An Agent-Based Model of the Global Salmon Market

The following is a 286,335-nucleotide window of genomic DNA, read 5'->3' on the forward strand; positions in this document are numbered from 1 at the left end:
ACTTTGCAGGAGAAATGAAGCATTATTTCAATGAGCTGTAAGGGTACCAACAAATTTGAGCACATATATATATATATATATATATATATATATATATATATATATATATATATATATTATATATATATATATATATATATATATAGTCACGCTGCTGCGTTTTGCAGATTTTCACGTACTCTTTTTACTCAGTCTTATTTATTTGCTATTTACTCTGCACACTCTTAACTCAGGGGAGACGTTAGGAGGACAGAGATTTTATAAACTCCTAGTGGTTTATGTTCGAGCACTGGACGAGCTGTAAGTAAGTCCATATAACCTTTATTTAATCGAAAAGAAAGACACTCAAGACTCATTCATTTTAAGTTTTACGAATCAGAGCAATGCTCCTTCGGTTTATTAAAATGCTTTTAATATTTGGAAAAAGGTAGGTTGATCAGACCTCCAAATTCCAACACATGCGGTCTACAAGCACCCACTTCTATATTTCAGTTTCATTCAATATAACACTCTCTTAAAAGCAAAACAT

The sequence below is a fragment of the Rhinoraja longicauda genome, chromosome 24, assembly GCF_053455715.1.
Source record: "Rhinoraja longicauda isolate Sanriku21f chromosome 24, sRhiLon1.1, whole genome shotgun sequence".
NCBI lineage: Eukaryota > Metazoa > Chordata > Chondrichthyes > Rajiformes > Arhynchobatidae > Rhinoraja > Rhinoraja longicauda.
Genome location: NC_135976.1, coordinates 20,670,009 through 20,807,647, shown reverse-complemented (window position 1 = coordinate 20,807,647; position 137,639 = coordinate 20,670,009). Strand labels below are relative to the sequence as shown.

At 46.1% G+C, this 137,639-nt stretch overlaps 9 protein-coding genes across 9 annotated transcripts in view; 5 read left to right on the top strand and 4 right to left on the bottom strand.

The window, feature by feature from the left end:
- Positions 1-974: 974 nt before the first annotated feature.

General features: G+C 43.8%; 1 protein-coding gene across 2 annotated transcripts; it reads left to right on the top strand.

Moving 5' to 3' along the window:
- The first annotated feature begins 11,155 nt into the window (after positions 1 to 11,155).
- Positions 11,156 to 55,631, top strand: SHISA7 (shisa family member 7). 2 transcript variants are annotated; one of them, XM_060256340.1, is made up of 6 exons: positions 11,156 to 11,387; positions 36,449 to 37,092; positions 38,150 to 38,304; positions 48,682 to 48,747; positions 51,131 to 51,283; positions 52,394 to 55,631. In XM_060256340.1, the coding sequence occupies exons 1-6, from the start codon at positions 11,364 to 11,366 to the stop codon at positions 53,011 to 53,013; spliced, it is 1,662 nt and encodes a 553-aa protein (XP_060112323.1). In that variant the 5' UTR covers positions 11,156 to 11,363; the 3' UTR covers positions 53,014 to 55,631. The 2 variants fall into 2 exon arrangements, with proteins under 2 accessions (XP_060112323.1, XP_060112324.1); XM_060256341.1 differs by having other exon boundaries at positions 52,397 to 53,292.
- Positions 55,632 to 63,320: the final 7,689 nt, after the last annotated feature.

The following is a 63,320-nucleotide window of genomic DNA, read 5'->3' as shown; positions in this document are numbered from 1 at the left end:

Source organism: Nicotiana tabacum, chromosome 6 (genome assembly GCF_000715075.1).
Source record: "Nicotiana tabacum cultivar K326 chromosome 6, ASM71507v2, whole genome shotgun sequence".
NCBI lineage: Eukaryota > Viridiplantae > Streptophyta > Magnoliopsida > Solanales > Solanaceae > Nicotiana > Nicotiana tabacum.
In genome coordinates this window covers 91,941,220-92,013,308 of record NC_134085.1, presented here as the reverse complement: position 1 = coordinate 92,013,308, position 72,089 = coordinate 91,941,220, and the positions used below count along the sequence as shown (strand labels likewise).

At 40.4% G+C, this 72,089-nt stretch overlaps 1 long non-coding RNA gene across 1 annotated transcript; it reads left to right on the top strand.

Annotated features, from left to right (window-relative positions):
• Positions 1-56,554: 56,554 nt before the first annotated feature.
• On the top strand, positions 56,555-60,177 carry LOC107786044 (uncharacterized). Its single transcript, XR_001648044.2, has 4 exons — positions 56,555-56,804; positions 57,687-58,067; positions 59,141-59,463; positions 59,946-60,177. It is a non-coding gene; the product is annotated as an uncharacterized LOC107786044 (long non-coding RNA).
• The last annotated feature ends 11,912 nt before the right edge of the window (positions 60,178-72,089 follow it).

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While the global production of Atlantic salmon has grown substantially in the last few decades, the wholesale spot market is still organised around over-the-counter transactions negotiated between sellers and buyers. This mode of organisation may lead to a suboptimal price discovery process and high price volatility, which exposes market participants to risk. The volatility is imperfectly understood, making price forecasting difficult. For example, practitioners report that volatility often increases near the end of the week, a phenomenon that does not appear to be described in existing literature. We present an agent-based model of the market in which the distinctive features of the salmon market, notably its bilateral organisation and the constraints imposed on suppliers by salmon biology, are represented explicitly. The model replicates the real market by simulating a succession of weeks of agent interactions, where each week is structured as a set of iterative negotiations between sellers and buyers. Agents position themselves strategically so as to maximise profits and minimise risk. The supply and demand sides of the market are estimated based on a combination of historical data and the previous events of the simulation. The price of salmon arises as an emergent property from the interactions of agents in the market. This price forecast is shown to match historical fact in some aspects, and will at times outperform the futures market in terms of accurately forecasting the price. The model also accurately predicts the market's reaction to a selection of exogenous shocks.